Bearded man smiles

This summer, I took a wonderful family trip to Washington. We basked in the beauty of Olympic National Park, tried our hand at glass blowing to make our own Christmas ornaments, and spent time with family and friends that we hadn’t seen in years. 

During our stay in Seattle, I was pleasantly surprised to see that nearly every facility we visited asked us to sort our trash into landfill waste, recyclable items and compostable materials as part of zero waste initiatives. For those not familiar with the term, zero waste is an effort to maximize waste diversion rates, reducing the amount of trash sent to landfills and instead recycling or composting the materials. Shortly after our visit, Seattle enacted a new law banning plastic drinking straws and cutlery in bars and restaurants in favor of reusable or compostable items, even further emphasizing the city’s commitment to zero waste. 

Most building service contractors offer waste removal, but according to our research, only 16 percent provide recycling services and even fewer offer composting. However, I think these numbers will increase soon, if not by choice, then by force through legislation or customer demand.

Fortune 500 companies, stadiums, universities and other facilities are already implementing zero waste measures as part of their sustainability plans. At the Interclean trade show in May, the Zero Waste Foundation was leading live demonstrations of anatomies of different waste streams. They encouraged attendees to get out of their seats, put on coats and gloves, and help sort the trash. I watched as typical office trash of paper, food scraps, plastic containers and more were taken out of one waste receptacle and placed into 16 others so the items could be recycled or composted. In the end, the facility that donated the trash found that only 9 percent of it needed to go to a landfill.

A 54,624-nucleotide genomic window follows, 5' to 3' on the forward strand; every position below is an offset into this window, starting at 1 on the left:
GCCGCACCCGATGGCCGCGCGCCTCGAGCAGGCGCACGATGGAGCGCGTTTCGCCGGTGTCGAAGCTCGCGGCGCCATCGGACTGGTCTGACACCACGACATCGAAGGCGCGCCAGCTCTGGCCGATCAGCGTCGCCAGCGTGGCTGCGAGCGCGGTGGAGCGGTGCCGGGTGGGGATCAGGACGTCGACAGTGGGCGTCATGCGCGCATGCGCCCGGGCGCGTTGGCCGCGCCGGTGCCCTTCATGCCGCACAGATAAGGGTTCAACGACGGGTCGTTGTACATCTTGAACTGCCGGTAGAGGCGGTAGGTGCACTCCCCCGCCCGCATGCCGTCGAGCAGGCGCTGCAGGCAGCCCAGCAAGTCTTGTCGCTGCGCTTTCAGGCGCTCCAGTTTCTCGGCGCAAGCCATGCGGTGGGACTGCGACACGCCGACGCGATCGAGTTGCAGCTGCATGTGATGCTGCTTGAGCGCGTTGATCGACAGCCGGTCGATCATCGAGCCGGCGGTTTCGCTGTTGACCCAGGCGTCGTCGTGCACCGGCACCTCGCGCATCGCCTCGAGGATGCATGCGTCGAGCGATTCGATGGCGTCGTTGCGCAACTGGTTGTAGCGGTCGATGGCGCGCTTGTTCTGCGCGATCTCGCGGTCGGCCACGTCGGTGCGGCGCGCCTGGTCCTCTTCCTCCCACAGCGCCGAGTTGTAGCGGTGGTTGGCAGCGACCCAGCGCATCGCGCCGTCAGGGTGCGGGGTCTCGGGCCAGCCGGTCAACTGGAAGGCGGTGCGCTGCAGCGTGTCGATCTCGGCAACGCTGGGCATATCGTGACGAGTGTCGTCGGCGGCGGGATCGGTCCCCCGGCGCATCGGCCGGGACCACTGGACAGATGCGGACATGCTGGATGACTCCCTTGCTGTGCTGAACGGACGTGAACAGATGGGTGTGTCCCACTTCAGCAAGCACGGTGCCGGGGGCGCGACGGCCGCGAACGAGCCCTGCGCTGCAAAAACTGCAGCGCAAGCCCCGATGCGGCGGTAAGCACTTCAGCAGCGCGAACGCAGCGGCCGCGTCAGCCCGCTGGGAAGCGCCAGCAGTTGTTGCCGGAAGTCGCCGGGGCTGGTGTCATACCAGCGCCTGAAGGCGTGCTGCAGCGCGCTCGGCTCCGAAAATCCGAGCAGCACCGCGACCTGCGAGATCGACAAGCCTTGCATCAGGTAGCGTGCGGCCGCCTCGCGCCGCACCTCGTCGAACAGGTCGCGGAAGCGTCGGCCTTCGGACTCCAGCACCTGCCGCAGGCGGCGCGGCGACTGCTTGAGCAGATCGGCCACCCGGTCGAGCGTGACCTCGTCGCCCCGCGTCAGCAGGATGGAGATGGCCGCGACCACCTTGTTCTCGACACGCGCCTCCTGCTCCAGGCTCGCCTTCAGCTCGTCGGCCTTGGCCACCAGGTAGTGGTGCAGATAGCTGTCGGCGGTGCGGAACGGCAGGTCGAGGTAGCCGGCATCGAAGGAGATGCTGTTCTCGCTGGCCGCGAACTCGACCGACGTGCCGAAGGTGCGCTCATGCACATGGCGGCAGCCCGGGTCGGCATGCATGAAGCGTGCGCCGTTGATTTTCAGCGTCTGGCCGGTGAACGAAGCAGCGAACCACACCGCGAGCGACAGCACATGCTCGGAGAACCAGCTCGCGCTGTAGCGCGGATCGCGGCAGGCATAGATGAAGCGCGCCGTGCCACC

Zero waste isn’t something that is going to be in high-demand next month or even next year, but it’s definitely coming. BSCs should start looking at how to get involved today and be ahead of the curve. It’s definitely an add-on service that can be turned into a revenue stream. As an added bonus, much of the material being diverted can be sold for additional revenue.